And the tongue is a fire, the very world of iniquity; the tongue is set among our members as that which defiles the entire body, and sets on fire the course of our life, and is set on fire by hell. But no one can tame the tongue (James 3:6,8a)
Three things never come back: the spent arrow, the spoken word, and the lost opportunity. What we say cannot be unsaid. What’s more, we will be called to account for every word we have spoken—even our careless ones—at the day of reckoning (see Matthew 12:36). As King Solomon put it, “Whoever guards his mouth preserves his life; he who opens wide his lips comes to ruin” (Proverbs 13:3); and “Death and life are in the power of the tongue” (18:21). Our words can serve to encourage, to nourish, and to heal. But they can also cause strife, create dissension, and do harm. Solomon gives us a multifaceted picture of what characterizes such harmful words. He describes words that harm as those that are reckless, as being “like sword thrusts” (12:18). Our words so often spill forth unguardedly, and we become someone who “gives an answer before he hears” (18:13). “When words are many, transgression is not lacking” (10:19).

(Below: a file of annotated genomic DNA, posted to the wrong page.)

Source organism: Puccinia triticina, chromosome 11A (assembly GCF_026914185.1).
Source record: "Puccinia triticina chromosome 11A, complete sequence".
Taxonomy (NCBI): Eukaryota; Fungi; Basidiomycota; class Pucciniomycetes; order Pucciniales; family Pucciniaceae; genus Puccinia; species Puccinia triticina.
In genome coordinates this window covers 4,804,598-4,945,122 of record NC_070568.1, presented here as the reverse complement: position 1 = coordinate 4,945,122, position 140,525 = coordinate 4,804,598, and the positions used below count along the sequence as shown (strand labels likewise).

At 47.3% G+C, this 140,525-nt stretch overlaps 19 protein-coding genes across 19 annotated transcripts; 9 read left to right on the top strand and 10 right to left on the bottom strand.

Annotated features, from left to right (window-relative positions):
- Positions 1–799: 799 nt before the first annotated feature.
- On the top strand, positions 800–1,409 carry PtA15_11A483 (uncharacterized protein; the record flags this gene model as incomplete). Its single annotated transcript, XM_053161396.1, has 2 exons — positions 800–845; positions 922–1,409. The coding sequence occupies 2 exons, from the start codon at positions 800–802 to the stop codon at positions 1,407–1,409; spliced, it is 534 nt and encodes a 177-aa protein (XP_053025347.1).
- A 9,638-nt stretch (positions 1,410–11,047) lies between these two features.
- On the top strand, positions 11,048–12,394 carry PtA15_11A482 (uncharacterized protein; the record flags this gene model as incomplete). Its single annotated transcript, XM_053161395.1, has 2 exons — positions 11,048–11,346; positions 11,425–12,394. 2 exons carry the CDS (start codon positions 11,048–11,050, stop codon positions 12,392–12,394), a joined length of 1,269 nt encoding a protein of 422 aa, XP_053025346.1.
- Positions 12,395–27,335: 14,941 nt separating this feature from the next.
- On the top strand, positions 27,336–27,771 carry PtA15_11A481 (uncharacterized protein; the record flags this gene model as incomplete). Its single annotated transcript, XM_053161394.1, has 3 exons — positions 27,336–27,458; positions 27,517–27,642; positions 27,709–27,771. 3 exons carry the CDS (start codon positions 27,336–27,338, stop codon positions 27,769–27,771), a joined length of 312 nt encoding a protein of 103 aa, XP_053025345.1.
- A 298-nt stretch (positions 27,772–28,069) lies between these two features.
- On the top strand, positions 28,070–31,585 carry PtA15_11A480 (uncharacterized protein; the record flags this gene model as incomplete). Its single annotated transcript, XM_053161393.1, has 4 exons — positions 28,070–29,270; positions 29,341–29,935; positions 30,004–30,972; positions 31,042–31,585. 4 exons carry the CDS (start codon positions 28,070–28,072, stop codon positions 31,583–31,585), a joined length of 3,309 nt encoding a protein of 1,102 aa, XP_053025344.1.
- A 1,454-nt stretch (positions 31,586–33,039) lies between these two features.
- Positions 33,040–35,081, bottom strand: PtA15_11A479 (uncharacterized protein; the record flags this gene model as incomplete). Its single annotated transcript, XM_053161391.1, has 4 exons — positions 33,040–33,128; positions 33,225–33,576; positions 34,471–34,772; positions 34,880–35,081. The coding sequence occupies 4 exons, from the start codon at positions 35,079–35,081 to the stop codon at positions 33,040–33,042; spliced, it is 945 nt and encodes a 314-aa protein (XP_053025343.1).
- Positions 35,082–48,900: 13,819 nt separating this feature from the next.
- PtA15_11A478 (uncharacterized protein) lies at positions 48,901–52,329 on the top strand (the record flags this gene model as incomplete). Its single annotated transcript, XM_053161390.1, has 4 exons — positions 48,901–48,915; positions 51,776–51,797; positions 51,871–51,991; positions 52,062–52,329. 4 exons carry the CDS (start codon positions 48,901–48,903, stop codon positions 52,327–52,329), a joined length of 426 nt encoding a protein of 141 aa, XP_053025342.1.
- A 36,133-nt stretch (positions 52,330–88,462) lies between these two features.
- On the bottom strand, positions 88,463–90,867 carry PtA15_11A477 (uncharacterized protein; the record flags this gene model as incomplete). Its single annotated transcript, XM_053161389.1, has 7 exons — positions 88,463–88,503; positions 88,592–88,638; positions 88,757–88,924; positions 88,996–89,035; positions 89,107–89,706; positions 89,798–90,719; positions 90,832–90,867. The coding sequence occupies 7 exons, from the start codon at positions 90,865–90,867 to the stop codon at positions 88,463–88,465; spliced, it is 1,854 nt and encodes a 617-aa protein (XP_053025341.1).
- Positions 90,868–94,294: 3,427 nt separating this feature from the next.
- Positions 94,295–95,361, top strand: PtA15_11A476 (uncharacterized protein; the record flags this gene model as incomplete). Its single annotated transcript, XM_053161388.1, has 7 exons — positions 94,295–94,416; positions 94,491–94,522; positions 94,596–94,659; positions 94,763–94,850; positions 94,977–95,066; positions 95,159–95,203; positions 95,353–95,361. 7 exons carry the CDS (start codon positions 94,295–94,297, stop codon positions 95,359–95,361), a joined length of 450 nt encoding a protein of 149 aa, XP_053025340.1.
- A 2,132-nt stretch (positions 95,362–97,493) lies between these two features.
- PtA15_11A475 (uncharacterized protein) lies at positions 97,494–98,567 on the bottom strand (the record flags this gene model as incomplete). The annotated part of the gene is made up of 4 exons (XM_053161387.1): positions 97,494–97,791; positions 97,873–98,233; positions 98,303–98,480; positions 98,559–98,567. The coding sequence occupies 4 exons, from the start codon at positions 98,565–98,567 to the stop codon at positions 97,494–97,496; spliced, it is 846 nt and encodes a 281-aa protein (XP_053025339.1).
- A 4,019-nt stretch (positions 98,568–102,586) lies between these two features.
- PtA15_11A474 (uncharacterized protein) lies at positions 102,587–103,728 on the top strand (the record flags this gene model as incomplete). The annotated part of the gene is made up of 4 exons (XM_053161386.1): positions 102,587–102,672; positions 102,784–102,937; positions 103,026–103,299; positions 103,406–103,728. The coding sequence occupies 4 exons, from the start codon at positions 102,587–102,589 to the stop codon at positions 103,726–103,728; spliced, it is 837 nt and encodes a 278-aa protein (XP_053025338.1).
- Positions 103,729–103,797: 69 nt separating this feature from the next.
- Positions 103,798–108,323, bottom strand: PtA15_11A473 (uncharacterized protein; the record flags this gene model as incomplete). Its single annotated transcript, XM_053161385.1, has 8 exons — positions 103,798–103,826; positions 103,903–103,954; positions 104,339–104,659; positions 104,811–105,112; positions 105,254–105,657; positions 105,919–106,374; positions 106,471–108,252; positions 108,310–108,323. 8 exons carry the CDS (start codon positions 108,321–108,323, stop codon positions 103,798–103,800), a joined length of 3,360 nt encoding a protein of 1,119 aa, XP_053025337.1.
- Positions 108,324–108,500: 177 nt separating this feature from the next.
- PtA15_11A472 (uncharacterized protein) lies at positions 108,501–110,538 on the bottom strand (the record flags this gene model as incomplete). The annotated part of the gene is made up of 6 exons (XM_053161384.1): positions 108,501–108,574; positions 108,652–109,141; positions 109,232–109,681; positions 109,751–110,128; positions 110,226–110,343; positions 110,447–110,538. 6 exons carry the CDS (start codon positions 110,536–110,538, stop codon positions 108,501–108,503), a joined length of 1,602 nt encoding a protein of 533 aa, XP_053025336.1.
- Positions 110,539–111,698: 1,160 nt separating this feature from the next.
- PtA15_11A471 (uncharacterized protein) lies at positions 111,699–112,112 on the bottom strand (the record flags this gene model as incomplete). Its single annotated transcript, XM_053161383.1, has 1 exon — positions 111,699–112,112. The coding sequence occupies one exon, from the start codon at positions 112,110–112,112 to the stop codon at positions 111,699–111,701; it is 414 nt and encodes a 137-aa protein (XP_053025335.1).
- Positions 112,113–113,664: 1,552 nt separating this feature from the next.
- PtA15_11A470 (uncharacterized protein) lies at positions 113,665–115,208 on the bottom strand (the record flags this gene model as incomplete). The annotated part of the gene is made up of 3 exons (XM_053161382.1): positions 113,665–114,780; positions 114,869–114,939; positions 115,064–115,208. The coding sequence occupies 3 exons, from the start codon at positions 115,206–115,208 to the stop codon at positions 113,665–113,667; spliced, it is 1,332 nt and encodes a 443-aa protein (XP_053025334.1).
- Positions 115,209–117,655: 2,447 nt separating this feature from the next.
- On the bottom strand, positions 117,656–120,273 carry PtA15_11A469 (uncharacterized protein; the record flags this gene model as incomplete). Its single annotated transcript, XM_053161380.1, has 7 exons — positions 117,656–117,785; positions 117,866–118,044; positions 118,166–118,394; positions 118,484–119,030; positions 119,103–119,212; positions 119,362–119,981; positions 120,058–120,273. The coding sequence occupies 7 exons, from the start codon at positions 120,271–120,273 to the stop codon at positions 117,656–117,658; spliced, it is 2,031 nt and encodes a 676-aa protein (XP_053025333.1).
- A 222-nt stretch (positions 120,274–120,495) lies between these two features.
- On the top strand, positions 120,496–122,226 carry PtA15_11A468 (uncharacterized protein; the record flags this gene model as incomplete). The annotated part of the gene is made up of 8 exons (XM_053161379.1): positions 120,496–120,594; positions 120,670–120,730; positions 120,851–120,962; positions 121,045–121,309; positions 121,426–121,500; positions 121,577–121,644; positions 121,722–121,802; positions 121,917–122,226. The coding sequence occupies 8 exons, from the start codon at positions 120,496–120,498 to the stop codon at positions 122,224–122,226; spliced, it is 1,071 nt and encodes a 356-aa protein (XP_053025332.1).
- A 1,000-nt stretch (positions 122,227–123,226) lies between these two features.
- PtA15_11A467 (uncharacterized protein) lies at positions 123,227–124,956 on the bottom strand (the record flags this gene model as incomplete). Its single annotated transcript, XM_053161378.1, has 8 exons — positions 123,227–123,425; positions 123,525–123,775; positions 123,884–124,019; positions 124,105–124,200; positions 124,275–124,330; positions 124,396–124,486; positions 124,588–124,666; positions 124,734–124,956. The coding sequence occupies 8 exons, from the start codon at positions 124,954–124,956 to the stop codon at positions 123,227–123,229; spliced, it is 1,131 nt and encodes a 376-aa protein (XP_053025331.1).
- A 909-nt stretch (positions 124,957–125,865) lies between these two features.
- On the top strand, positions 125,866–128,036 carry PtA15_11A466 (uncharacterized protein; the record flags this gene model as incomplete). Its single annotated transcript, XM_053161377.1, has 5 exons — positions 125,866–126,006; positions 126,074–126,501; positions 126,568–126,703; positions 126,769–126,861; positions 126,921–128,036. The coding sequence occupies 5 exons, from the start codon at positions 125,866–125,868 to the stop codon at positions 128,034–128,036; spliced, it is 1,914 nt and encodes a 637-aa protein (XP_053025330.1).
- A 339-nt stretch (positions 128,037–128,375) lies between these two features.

You will likely have heard the saying that sticks and stones can break our bones, but words can never harm us—but that is dead wrong. Bruises may fade and the marks they made be forgotten. But hurtful words that have been said to us and about us tend to remain with us for a long time. Truer are these lines:
A careless word may kindle strife,
A cruel word may wreck a life,
A bitter word may hate instill,
A brutal word may smite and kill.
It would be difficult to estimate how many friendships are broken, how many reputations are ruined, or the peace of how many homes is destroyed through harmful words. The very source of all such animosity and abusive language, according to James, is none other than hell itself. Yes, our tongue is “a fire,” and “no human being can tame the tongue” without the work of God’s Holy Spirit.
Stop and think of how many words you have used in the last 24 hours, and how they were used. “Death and life are in the power of the tongue”—so did any of your words cause harm, tearing someone else down in some way? That is a sin to be repented of and turned from. Is that something you need to do, both before God and to the person to whom those words were spoken?
Devotional material is taken from Truth For Life Daily Devotional by Alistair Begg. Copyright © 2021, The Good Book Company. Used by Truth For Life with written permission.